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common name: harlequin bug
scientific name: Murgantia histrionica (Hahn) (Insecta: Hemiptera: Pentatomidae)

Introduction - Distribution - Life Cycle and Description - Hosts - Damage - Management - Selected References

Introduction (Back to Top)

The harlequin bug is an important insect pest of cabbage and related crops in the southern half of the United States. This pest has the ability to destroy the entire crop where it is not controlled. The harlequin bug injures the host plants by sucking the sap of the plants, causing the plants to wilt, brown and die.

Distribution (Back to Top)

The harlequin bug is a southern insect ranging from the Atlantic to the Pacific coasts. This insect is rarely found north of Colorado and Pennsylvania. It first spread over the southern United States from Mexico shortly after the Civil War.

Life Cycle and Description (Back to Top)

A generation of the harlequin bug requires 50 to 80 days. The life cycle consists of three stages: egg, nymph and adult. Harlequin bugs pass the winter as adults (commonly referred to as stink bugs) and true hibernation is doubtful.

Eggs: Eggs of the harlequin bug resemble tiny white kegs standing on end in a double row (Figure 1). Approximately 12 eggs are laid together in one batch, usually on the underside of the leaves of the host plant. Each egg is marked by two broad black hoops and a black spot. The eggs hatch in four to 29 days, the time varying with the temperature.

Eggs of the harlequin bug

Figure 1. Eggs of the harlequin bug, Murgantia histrionica (Hahn). Photograph by James Castner, University of Florida.

Nymphs and eggs

Figure 2. Eggs and nymphs of the harlequin bug, Murgantia histrionica (Hahn). Photograph by Lyle Buss, University of Florida.

Nymphs: There are five or six nymphal instars that feed and grow for four to nine weeks before they are capable of mating. The head coloration of the nymphs ranges from pale orange (in first instar), darker (in second to fourth) to black (in fifth instar). Antennae of first instars are colorless and darken to black with each progressive molt. The thorax ranges from pale orange in first instars to a final pattern of scarlet, white, yellow and black in the fifth or sixth instars. The abdomen coloration progresses similarly to that of the thorax, getting showier with each progressive molt.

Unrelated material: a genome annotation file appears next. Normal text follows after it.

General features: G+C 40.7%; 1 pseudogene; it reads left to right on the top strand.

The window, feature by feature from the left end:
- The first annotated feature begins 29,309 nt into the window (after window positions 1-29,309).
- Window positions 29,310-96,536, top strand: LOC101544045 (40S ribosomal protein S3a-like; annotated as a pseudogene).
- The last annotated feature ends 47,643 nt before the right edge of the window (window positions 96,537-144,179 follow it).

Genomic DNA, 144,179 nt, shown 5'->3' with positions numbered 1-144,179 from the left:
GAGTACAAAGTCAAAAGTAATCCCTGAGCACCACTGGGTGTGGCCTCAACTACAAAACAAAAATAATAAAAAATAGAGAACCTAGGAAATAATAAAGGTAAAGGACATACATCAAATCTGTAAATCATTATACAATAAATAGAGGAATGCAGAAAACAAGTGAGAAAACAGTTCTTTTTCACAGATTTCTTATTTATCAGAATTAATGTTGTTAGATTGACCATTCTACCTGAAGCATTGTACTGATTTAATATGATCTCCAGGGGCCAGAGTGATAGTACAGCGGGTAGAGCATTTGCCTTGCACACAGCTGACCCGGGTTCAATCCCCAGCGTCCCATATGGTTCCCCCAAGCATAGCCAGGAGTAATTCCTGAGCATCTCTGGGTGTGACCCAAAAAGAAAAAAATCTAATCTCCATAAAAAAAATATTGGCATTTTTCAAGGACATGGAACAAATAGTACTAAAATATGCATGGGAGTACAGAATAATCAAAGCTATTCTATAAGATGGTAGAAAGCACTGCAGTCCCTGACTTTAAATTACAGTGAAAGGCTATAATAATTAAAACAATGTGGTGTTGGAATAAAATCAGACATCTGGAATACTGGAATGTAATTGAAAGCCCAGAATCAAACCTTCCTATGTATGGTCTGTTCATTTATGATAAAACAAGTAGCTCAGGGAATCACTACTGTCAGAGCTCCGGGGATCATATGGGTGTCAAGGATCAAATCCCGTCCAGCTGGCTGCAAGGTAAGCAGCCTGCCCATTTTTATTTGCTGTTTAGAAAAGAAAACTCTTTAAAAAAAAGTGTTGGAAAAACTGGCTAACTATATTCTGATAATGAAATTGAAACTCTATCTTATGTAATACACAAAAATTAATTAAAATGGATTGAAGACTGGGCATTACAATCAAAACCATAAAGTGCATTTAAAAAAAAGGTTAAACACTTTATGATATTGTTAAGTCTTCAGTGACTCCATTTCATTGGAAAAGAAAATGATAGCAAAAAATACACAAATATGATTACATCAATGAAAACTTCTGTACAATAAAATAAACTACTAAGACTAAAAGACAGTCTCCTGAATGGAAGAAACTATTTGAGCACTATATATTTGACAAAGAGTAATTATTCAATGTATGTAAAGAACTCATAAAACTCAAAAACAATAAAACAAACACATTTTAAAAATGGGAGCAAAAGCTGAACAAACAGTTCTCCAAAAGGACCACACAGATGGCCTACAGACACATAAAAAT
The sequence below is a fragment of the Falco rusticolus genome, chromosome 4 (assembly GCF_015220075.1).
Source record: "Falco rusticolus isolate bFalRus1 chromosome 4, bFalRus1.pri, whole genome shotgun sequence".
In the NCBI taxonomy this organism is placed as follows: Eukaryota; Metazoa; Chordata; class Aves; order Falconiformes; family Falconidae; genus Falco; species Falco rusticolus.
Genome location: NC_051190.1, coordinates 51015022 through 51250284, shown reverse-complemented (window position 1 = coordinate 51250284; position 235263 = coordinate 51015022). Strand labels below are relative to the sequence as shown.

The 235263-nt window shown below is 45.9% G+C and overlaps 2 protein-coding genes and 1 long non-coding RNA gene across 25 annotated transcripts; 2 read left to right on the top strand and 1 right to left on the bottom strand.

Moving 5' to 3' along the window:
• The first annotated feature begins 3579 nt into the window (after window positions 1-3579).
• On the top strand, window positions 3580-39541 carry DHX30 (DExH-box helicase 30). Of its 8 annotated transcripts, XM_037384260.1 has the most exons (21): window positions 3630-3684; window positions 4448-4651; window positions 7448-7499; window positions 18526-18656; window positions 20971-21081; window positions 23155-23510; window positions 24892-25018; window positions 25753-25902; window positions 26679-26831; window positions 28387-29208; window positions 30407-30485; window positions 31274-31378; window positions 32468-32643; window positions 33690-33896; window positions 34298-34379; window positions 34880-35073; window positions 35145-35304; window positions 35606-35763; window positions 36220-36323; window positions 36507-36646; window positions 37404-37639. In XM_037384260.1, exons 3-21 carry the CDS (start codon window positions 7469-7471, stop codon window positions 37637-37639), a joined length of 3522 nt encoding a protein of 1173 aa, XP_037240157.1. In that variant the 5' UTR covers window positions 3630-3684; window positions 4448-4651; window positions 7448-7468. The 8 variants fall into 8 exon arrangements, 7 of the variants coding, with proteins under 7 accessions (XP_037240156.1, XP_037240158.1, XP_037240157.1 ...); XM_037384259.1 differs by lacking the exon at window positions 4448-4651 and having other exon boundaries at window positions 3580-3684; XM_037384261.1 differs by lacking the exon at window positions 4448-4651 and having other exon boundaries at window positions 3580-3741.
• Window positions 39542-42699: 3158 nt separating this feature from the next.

Nymph of the harlequin bug

Figure 3. Nymph of the harlequin bug, Murgantia histrionica (Hahn). Photograph by James Castner, University of Florida.

Adults: The adults are gaudy red-and-black-spotted stink bugs about 9.5 mm long, with flat, shield-shaped bodies. At rest, the front pair of wings overlap and the insect's back appears to be marked with a distinct X.

Adult harlequin bug

Figure 4. Adult harlequin bug, Murgantia histrionica (Hahn). Photograph by James Castner, University of Florida.

Hosts (Back to Top)

Plants commonly attacked by the harlequin bug include such crucifers as horseradish, cabbage, cauliflower, collards, mustard, Brussels sprouts, turnip, kohlrabi and radish. In the absence of these favorite hosts, tomato, potato, eggplant, okra, bean, asparagus, beet, weeds, fruit trees and field crops may be eaten.

Damage (Back to Top)

The harlequin bug feeds on its host plant by sucking the plant's juices. The literal "sucking-to-death" of the host plant results in wilting, browning, and eventual death. Throughout most of its range, the harlequin bug continues to feed and reproduce during the entire year. Further north, the approaching winter drives the bugs into the shelter of cabbage stalks, bunches of grass, and other rubbish. Adults are usually the only stage to survive winter conditions. During the first few warm days of spring, the adults emerge by the time the earliest garden plants are set out.

Feeding injury by harlequin bug

Figure 5. Feeding injury by harlequin bug, Murgantia histrionica (Hahn). Photograph by James Castner, University of Florida.

Management (Back to Top)

Cultural control. Hand-picking and destruction of the insect pests and egg masses may deter damage where low numbers of insects are found. Hand destruction of the adults in the fall and spring as they emerge from "hibernation" before they lay eggs is an effective control. This may be aided by the use of trap crops such as turnip, kale, or mustard in very early spring or late in the fall after the main crop has been harvested. Once the pests have concentrated in these areas, they can be killed by applying insecticides or by covering the trap crop with straw and burning. Trap crops should never be used unless they can be given careful attention to destroy the bugs attracted to them.

Selected References (Back to Top)